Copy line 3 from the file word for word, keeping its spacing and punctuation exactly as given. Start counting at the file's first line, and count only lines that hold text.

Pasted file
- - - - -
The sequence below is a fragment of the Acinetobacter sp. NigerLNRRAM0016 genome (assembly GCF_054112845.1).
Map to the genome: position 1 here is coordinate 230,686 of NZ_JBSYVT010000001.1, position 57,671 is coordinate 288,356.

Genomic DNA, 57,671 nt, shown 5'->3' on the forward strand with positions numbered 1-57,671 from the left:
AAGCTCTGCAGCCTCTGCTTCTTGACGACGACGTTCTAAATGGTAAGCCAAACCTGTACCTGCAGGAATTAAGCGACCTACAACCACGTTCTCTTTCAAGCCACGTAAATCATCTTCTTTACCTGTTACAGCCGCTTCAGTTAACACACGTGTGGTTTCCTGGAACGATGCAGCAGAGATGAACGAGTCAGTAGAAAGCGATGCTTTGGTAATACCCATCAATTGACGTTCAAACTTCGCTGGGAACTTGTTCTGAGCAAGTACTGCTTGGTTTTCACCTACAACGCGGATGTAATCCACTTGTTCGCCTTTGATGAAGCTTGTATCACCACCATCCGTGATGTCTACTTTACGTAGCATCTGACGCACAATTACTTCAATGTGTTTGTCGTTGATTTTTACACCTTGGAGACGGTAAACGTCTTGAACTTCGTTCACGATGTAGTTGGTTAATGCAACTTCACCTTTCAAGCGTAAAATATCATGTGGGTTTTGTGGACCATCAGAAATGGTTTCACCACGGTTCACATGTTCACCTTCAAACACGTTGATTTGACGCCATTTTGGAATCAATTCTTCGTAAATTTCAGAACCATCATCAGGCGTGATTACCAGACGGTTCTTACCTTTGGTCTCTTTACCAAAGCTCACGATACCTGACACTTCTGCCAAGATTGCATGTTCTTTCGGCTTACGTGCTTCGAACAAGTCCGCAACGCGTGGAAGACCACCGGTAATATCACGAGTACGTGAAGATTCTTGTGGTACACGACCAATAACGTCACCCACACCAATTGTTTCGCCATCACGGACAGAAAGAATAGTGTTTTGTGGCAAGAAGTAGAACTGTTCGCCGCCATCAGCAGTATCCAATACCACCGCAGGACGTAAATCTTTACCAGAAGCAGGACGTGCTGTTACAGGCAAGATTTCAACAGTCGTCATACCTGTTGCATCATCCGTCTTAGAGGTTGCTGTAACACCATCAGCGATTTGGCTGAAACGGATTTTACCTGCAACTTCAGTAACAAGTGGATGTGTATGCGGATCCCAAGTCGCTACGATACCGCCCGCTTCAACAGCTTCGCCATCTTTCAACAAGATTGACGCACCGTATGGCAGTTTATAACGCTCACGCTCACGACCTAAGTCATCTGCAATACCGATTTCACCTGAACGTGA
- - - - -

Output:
Genomic DNA, 57,671 nt, shown 5'->3' on the forward strand with positions numbered 1-57,671 from the left: